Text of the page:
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Peter, a snippet of story to encourage our stories, from the fable "The Lobster and the Crab" by Arnold Lobel:

The Lobster and the Crab began their voyage. Soon they found themselves far from shore. Their boat was tossed and buffeted by the turbulent waters.

“Crab!” shouted the Lobster above the roar of the wind. “For me, the splashing of the salt spray is thrilling! The crashing of every wave takes my breath away!”

“Lobster, I think we are sinking!” cried the Crab.

“Yes, of course, we are sinking,” said the Lobster. “This old boat is full of holes. Have courage, my friend. Remember, we are both creatures of the sea."

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I spend considerable time on boats, so this works. Writing is a lot like sailing, but I won’t strain yet another metaphor;)

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Here’s what I know about the dive…we always surface.

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I made a conscious effort to avoid reading the comments until I had first commented. So, reading this now, Peter, it seems you're expressing the sentiment--or at least a very similar one--that I was attempting to describe in my comment. I feel for you. I know this feeling well. I love your metaphor of the deep blue ocean depths beckoning, and your refusal t dive. I GET IT.

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Thx Christie. I find so much to agree and empathize with in the comments that I ask, what more can I add? Another trap I fall into;)

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Peter, maybe you can worry about all the gear you need to dive, piece by piece. And then you can...dive.

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I feel you, my friend.

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So well said. Keep diving!

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Peter, go on and dive ! I bet you will discover marvels down there, under the depths. You can always swim right back up but if you linger, I'm guessing hidden treasures await -

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Last night, I came across this passage from Danielle Ofri's book "What Doctors Feel" in a chapter about medical decision-making errors: "Guilt is usually associated with a particular incident and can dissipate when the issue is resolved. But shame reflects a failure of one's entire being. While guilt often prods a person to make amends, shame induces a desire to hide."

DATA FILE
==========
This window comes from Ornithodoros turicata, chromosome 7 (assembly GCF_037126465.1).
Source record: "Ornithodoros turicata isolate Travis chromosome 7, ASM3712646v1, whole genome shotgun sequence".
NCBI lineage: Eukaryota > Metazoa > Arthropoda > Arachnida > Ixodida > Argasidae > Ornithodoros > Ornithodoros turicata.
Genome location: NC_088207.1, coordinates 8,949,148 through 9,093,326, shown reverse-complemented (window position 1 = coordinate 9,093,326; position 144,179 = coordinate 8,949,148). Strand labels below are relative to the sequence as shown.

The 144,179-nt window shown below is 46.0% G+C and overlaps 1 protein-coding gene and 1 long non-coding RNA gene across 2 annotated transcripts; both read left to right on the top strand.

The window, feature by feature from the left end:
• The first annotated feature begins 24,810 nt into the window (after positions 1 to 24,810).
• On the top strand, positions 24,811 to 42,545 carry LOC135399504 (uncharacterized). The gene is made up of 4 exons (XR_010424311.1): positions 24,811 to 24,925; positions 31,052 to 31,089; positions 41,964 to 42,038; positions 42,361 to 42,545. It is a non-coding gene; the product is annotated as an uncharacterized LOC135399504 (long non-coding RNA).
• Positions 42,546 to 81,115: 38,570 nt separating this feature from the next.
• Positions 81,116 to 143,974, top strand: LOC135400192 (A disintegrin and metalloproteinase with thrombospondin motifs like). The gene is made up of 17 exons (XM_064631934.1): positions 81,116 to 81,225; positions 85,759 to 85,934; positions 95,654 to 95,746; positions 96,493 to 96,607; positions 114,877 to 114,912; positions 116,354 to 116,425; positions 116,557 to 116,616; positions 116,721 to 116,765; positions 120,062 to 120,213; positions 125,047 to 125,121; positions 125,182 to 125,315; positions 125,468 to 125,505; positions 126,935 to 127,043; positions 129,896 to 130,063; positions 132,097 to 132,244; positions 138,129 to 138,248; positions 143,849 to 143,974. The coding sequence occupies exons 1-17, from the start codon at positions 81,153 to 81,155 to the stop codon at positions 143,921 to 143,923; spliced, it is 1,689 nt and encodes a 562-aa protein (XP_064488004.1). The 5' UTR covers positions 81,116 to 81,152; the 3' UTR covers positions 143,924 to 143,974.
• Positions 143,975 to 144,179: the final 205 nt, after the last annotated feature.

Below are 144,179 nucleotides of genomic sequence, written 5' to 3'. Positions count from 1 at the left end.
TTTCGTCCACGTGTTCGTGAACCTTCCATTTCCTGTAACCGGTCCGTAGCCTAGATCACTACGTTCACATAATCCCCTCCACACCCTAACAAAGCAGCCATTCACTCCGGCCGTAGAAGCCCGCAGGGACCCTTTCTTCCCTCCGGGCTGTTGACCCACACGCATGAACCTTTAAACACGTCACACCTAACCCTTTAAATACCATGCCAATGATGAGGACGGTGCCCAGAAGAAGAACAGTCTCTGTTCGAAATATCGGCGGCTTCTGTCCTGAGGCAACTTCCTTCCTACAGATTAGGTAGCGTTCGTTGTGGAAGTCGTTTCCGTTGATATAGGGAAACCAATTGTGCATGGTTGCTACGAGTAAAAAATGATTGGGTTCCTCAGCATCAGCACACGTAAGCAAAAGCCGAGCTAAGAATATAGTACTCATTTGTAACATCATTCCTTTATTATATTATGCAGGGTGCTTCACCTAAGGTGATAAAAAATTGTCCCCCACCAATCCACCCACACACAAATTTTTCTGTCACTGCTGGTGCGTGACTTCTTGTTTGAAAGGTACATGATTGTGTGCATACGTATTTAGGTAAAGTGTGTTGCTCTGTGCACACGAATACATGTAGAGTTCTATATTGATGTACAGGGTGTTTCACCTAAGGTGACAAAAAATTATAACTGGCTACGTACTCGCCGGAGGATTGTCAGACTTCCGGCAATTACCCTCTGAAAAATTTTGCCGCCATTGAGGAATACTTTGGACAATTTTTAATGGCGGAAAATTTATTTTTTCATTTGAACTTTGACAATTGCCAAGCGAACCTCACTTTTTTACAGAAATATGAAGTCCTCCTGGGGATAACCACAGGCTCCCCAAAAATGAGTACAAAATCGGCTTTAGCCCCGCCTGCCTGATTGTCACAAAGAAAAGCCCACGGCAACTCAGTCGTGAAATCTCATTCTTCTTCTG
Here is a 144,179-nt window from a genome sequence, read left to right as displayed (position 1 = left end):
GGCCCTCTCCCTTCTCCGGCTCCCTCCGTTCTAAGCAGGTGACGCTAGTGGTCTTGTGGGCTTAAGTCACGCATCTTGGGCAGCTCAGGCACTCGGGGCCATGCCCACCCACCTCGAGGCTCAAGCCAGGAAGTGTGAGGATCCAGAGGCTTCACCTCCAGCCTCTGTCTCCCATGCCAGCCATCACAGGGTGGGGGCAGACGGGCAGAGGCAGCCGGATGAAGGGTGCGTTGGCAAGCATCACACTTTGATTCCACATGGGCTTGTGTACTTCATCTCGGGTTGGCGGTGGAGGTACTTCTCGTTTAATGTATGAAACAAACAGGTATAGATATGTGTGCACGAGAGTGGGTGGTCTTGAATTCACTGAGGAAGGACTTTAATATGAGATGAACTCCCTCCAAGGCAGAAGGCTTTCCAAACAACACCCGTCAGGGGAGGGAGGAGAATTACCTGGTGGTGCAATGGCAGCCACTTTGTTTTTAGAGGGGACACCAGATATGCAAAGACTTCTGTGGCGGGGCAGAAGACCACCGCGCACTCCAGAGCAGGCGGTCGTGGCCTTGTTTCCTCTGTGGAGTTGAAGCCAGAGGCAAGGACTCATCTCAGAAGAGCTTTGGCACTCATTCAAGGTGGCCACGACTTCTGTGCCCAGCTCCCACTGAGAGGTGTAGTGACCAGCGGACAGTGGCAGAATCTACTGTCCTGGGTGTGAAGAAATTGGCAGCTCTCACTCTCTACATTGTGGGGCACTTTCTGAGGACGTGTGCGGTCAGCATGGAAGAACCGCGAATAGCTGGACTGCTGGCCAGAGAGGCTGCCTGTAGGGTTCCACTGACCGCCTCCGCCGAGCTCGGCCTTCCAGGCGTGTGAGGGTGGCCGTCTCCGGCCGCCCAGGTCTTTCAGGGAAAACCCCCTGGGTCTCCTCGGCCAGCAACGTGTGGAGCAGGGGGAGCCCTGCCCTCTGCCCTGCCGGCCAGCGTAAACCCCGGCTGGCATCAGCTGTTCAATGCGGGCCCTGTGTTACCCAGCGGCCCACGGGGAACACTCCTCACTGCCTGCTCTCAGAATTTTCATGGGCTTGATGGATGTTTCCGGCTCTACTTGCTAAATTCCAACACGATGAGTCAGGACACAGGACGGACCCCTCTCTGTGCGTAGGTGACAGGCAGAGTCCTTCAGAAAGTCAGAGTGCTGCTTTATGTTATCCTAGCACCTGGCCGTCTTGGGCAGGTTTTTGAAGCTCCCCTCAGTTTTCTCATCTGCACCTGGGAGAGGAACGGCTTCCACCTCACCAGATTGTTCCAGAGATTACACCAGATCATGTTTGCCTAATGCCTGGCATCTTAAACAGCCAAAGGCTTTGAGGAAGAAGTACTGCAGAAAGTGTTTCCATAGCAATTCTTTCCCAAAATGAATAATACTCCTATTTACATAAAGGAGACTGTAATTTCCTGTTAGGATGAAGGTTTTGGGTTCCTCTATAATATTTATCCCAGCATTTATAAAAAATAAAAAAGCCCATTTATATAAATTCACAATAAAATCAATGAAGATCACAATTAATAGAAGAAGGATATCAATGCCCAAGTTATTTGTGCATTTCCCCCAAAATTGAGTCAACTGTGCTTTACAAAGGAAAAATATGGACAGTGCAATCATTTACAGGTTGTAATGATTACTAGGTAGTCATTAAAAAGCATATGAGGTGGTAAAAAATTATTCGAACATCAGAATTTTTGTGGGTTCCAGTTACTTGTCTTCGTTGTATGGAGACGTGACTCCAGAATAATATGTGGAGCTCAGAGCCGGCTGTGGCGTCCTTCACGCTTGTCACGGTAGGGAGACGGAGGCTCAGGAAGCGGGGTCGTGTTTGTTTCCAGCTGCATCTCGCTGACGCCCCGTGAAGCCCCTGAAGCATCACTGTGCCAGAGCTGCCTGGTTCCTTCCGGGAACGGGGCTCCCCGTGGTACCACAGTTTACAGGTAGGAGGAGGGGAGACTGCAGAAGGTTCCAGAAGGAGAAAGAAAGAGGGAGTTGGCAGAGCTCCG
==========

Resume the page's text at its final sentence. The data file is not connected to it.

Guilt says that I caused a problem, whereas shame says I am the problem! Shame is a reaction to, as George quotes Wallace, the experience of not living up one's image of oneself. When I write and worry, I often struggle with separating what is guilt vs shame. Guilt would be "man, I botched this sentence but I got really good feedback and have a better idea of how to fix it." Shame is worrying about how readers will judge me, and about the very fact that I am a writer (as opposed to, say, a doctor who spends all her free time saving lives.)

But isn't shame the reason why I write? I think about the confessional nature of so much modern writing (from Augustine and Montaigne to bloggers and many physician-writers), and start to believe that shame is not something to be overcome but negotiated. If shame comes from disappointment, and disappointment is a natural part of being alive, then maybe shame is just a permanent fixture in the process of writing. As George writes, so much of it comes down to trust.